Nine Winter Festivals
The middle of winter has been a time of feast and celebration across the world for thousands of years - even long before Jesus himself was born. The human instinct to come together and create light, joy and merriment in the coldest and darkest time of year crosses all religions and denominations.
We have included 9 winter festivals in this chart - but that is just the beginning!
Bodhi Day celebrates the day that Siddhartha Gautama (Buddha) achieved enlightenment through meditation.
Boxing Day originated in the United Kingdom, as a holiday for those who had to work on Christmas Day (for example, cooks, servants and postmen at the time) - the name comes from the boxed gift traditionally given to the worker by their employer or customers, to thank them for their hard work that year.
Christmas Day is the celebration of the Nativity (the birth of Jesus Christ) amongst almost all denominations of Christianity. In some countries, this is celebrated with different variations of calendars - meaning that Christmas elsewhere can fall on January 6th, 7th or even the 19th!
Also known as the Festival of Lights, Hanukkah celebrates the re-dedication of the Second Temple of Jerusalem to Judaism after a revolution against the oppression of Ancient Greek rulers. The re-opening of the temple is symbolised by the lighting of the menorah.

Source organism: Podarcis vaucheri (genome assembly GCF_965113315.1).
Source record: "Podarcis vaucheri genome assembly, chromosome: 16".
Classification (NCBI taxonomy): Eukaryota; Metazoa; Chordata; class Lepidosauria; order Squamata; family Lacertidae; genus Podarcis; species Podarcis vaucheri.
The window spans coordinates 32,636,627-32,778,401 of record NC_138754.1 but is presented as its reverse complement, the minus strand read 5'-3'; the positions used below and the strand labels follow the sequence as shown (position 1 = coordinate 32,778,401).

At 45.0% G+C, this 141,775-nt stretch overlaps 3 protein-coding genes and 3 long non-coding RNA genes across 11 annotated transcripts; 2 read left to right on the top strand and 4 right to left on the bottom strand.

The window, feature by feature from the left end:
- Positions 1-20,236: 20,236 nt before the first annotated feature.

HumanLight, the Humanist holiday, was first celebrated in 2001 so is the youngest of all the festivals we have listed here! It was created to offer an inclusive alternative to other religions’ winter holidays, and celebrates the qualities of hope, reason, compassion and humanity.
Kwanzaa was created in 1966 by activist Maulana Karenga to give descendants of the African diaspora a week of festival dedicated to keeping their African heritage and cultural practices alive. It was inspired by a traditional Zulu harvest festival, and the name Kwanzaa derives from the Swahili for “first fruits of the harvest”.
Pancha Ganapati was created in 1985, by Hindu guru Sivaya Subramuniyaswami (also known as Gurudeva) as an alternative to the winter festivals of other religions and to mark a fixed date for the traditional Hindu season for the worship of the god Ganesha.
Saturnalia was a raucous celebration with origins in the Ancient Roman empire, making it by far the oldest festival we have listed! Social norms were discarded during the holiday, with slaves free to drink and make merry with masters, and some illegal practices (such as gambling) were allowed during the ongoing party.
Yule is an ancient Germanic winter festival dedicated to the solstice, the ‘Wild Hunt’ (the ghosts of hunters who would roam the sky) and the Norse god Odin, in celebration of the supernatural similar to modern holiday Halloween. The origins of Yule are mysterious, and could prove to be even older than Saturnalia.